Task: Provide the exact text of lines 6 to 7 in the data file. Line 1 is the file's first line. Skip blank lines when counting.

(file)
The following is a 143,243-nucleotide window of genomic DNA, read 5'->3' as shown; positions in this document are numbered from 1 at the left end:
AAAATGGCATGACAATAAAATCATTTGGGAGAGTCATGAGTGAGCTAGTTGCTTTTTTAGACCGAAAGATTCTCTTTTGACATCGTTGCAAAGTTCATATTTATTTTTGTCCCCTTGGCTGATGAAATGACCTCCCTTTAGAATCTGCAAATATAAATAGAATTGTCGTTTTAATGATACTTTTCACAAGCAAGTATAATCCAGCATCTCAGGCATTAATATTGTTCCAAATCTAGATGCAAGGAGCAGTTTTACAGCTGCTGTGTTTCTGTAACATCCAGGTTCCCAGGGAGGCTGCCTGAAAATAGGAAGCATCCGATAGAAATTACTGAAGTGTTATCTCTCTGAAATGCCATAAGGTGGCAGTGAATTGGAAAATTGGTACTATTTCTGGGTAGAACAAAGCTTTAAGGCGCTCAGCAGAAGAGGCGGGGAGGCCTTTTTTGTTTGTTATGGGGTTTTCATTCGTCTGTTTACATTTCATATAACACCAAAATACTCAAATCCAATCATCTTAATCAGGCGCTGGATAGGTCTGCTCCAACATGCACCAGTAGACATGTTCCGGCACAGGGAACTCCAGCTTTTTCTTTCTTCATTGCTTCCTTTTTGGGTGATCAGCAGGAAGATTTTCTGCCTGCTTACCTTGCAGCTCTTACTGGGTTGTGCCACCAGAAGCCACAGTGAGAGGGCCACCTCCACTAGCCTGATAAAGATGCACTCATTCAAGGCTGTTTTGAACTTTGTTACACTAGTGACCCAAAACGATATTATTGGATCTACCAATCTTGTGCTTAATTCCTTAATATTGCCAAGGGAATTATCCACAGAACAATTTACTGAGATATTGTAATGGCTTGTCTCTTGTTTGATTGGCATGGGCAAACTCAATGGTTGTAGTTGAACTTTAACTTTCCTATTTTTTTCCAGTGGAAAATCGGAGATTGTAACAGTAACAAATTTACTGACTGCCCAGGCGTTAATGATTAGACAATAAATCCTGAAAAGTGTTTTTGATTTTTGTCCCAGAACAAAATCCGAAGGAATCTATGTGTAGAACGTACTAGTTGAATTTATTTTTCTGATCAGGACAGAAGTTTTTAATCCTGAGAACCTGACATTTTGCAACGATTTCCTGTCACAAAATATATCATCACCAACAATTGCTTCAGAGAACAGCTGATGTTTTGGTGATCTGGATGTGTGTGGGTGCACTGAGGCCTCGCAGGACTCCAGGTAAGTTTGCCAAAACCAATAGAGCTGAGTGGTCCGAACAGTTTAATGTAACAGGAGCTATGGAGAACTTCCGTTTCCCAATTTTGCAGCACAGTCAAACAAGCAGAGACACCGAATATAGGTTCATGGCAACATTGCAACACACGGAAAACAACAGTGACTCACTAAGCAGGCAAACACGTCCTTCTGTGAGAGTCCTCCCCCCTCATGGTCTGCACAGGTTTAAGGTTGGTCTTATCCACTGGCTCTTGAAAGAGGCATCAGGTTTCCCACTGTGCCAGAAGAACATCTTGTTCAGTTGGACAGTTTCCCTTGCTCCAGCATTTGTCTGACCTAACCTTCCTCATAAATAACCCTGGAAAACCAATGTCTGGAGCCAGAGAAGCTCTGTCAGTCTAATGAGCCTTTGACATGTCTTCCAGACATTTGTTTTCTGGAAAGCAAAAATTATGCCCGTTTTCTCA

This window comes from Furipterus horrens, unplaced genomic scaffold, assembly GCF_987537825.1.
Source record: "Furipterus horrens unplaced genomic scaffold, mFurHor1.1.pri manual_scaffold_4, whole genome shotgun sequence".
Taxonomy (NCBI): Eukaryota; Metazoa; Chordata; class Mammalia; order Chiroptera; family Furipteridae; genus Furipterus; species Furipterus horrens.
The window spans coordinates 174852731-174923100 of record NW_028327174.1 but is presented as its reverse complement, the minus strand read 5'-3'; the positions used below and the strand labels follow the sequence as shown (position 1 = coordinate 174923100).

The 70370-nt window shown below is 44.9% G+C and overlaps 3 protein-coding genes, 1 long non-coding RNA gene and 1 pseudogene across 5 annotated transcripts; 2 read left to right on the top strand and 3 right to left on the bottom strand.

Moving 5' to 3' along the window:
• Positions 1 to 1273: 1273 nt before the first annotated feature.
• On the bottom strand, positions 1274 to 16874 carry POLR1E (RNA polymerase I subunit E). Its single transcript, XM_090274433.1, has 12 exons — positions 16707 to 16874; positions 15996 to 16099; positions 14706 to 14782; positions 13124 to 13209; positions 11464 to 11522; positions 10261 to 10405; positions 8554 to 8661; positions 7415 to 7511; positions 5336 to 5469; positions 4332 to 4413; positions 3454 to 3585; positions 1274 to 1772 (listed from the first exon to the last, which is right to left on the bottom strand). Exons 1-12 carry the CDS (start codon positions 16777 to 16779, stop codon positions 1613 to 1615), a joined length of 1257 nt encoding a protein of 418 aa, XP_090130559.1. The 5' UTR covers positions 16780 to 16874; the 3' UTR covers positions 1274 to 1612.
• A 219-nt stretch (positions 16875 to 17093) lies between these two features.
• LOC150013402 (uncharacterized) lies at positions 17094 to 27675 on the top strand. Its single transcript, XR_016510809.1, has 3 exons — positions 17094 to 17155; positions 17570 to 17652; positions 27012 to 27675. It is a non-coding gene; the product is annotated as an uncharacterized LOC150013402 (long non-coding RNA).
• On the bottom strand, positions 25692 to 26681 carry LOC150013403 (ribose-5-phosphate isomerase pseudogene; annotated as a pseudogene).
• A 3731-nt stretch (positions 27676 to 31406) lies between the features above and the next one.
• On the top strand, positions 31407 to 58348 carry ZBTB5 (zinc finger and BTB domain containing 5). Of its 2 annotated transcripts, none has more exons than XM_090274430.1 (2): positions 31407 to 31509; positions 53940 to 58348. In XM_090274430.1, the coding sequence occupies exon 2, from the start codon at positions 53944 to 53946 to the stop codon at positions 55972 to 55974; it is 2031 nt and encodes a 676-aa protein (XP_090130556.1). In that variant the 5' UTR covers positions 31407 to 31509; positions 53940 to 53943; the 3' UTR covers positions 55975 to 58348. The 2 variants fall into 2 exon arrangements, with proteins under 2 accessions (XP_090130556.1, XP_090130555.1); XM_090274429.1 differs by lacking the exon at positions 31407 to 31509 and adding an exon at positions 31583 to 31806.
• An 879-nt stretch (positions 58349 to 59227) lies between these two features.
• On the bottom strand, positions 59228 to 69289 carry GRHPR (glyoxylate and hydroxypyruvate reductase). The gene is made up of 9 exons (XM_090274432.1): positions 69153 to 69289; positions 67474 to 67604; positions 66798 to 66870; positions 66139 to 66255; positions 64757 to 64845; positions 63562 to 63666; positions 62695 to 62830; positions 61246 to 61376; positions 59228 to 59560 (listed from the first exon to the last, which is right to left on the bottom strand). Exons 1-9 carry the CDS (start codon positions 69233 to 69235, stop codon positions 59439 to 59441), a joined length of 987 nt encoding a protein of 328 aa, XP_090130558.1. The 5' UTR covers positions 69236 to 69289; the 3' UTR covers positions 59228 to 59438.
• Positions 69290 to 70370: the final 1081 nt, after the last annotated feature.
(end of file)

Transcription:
The window spans coordinates 174852731-174923100 of record NW_028327174.1 but is presented as its reverse complement, the minus strand read 5'-3'; the positions used below and the strand labels follow the sequence as shown (position 1 = coordinate 174923100).

The 70370-nt window shown below is 44.9% G+C and overlaps 3 protein-coding genes, 1 long non-coding RNA gene and 1 pseudogene across 5 annotated transcripts; 2 read left to right on the top strand and 3 right to left on the bottom strand.